Exploring the Impact of Mentoring Relationships on the Development of Self-Initiated Expatriate Employees Working in China

Johnson-Tyas, Isaac
(2021) Exploring the Impact of Mentoring Relationships on the Development of Self-Initiated Expatriate Employees Working in China. Doctor of Business Administration thesis, University of Liverpool.

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Purpose - The purpose of this thesis is to develop a greater understanding of how mentoring relationships exist between self-initiated expatriate (SIE) employees (employees who decided themselves to work and live abroad without a pre-determined timeline for returning to their home country) and how these relationships facilitate development. Mentoring relationships have been shown to have many positive benefits for employees, but the characteristics of mentoring relationships and the development benefits of these relationships between SIEs has not received much attention. This thesis contributes to this gap in the literature by elaborating on the characteristics of mentoring relationships and discussing their implications for development for Western SIEs working at a Chinese company in China. Methodology - A participatory action research (PAR) method is used in which participants and the researcher work together in the design, data collection, and data analysis. This was achieved through grouping six participants into three mentoring pairs and then exploring the mentoring experiences of the individuals, pairs, and group of participants during three PAR cycles. Data triangulation is achieved through collecting data from multiple sources including one-on-one interactions, observed pair interactions, and focus groups. Social exchange theory was used as a guiding theoretical model to understand mentoring relationships. Findings - The data has evidenced that three major themes characterize the mentoring relationships of self-initiated expatriate employees: communication, trust, and value. These themes were then discussed in terms of the benefits of mentoring which have previously been identified by researchers. These themes are also discussed in terms of social exchange theory which contributes to a more refined understanding of how mentoring relationships can be viewed as socially constructed cost-benefit exchanges involving varying perceptions of value. Implications for Practice - This thesis contributes to practice by highlighting the importance of communication, trust, and value in both the development of mentoring relationships between self-initiated expatriates and in facilitating professional development for SIEs. By emphasizing the identified themes and the creation of a mentoring program for SIEs, this thesis offers firms employing SIEs an important tool that can facilitate professional development. Future research is suggested to explore the professional development benefits of mentoring relationships between SIEs in different countries.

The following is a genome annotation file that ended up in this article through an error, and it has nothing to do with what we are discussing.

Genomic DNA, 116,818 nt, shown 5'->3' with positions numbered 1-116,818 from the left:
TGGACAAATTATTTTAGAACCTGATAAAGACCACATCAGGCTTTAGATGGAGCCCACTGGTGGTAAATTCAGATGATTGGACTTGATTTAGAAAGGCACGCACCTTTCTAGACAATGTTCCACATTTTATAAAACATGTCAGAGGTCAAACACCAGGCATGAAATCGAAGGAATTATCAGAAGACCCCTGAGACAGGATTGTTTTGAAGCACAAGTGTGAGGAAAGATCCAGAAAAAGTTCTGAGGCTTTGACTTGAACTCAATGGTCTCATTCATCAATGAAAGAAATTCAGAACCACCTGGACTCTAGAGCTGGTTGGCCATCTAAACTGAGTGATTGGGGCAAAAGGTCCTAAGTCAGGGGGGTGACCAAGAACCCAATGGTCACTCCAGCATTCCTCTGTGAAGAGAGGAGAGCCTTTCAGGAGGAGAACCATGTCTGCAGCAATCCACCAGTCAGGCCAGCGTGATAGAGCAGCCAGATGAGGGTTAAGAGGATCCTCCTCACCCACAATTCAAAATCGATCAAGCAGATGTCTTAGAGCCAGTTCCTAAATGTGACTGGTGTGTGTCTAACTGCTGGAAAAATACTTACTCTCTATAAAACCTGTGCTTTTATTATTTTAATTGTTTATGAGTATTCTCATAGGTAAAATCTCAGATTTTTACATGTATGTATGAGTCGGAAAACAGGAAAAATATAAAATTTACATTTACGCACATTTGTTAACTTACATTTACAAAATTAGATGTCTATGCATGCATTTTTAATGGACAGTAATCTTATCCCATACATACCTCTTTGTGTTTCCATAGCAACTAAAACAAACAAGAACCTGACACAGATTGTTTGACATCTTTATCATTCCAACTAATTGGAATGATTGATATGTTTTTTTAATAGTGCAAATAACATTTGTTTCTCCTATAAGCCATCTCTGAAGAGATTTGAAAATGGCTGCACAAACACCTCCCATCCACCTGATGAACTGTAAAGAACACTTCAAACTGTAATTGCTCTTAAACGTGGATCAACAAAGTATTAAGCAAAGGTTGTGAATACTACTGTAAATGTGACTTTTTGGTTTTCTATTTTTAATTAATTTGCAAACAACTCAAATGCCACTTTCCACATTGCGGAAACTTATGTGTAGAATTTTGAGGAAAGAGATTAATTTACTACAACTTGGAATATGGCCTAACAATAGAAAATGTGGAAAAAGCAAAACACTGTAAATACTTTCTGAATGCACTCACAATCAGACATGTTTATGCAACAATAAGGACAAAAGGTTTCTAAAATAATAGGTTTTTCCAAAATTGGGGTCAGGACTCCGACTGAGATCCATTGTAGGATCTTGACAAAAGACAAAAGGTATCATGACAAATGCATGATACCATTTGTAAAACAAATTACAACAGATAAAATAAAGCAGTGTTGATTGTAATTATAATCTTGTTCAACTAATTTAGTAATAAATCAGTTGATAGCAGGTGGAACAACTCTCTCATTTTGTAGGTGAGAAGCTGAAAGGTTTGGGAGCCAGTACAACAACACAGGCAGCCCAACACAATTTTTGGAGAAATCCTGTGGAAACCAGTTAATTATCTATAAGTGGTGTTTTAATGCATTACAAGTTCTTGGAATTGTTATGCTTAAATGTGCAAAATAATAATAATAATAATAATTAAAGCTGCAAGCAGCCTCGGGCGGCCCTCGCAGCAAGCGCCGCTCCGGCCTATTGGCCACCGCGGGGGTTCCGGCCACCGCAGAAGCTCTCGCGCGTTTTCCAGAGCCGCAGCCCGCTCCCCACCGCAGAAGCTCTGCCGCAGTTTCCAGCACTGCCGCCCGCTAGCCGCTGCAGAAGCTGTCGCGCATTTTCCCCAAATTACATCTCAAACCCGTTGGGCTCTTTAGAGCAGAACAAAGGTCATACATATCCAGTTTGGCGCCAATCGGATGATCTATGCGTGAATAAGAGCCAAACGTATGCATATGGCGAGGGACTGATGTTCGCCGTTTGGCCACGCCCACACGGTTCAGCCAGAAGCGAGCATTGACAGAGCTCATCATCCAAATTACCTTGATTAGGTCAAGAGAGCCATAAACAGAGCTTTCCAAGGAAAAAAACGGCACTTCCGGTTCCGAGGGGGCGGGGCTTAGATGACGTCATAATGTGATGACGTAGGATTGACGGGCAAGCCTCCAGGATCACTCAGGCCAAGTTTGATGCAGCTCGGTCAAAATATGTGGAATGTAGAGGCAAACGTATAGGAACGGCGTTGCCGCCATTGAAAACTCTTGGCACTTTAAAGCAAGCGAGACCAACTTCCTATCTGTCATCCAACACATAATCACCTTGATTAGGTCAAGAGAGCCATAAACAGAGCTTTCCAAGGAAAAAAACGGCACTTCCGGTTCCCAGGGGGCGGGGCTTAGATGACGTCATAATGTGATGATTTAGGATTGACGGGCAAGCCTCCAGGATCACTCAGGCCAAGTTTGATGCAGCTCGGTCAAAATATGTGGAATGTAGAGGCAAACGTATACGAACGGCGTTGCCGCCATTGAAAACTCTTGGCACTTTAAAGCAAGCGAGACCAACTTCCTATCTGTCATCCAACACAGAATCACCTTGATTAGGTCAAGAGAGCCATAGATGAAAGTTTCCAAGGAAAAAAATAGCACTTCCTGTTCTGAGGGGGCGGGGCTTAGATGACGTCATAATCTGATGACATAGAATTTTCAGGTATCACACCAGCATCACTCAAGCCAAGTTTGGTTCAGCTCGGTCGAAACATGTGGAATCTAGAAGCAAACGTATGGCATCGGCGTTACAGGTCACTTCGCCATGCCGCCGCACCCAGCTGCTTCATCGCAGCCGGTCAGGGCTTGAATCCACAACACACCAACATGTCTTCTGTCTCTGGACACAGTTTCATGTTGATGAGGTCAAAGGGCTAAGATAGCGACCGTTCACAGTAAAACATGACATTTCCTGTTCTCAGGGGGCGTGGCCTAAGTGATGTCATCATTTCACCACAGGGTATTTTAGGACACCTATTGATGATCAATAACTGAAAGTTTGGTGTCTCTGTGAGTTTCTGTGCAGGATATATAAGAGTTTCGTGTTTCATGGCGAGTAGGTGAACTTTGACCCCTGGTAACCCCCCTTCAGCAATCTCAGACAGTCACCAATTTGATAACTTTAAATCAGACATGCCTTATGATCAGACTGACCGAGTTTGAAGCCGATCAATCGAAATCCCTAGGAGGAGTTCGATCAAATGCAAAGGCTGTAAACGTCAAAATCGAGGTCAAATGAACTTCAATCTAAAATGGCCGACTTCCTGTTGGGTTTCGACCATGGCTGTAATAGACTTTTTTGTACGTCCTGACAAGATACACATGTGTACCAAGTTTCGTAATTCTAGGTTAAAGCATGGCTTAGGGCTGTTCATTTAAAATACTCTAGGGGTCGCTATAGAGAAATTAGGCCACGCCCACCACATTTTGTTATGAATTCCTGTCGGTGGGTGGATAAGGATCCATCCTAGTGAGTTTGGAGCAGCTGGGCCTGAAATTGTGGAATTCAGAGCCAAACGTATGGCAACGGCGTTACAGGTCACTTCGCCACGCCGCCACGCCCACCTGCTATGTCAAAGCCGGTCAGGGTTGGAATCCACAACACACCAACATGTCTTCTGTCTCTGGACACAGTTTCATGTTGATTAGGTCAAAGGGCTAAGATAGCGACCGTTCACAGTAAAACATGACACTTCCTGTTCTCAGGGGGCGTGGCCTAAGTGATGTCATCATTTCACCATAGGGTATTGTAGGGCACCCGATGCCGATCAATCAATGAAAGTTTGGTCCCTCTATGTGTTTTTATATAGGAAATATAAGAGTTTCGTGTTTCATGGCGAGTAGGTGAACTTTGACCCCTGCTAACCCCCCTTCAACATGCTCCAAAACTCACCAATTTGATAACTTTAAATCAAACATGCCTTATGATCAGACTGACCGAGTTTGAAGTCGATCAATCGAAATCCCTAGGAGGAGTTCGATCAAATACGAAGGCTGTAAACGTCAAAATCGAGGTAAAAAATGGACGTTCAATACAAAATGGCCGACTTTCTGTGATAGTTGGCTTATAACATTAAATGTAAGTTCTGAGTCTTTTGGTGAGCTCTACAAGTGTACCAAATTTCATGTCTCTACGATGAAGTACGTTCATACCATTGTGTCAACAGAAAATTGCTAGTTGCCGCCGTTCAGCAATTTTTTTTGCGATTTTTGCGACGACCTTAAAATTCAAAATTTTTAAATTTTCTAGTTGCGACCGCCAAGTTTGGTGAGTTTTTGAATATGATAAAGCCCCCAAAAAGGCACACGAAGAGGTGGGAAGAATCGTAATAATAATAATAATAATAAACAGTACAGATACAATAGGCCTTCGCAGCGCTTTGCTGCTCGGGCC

Item Type: Thesis (Doctor of Business Administration)
Uncontrolled Keywords: mentoring, mentor relationships, self-initiated expatriates, participatory action research
Divisions: Faculty of Humanities and Social Sciences > School of Management
Depositing User: Symplectic Admin
Date Deposited: 26 Nov 2021 10:41
Last Modified: 18 Jan 2023 21:24
DOI: 10.17638/03143499
URI: https://livrepository.liverpool.ac.uk/id/eprint/3143499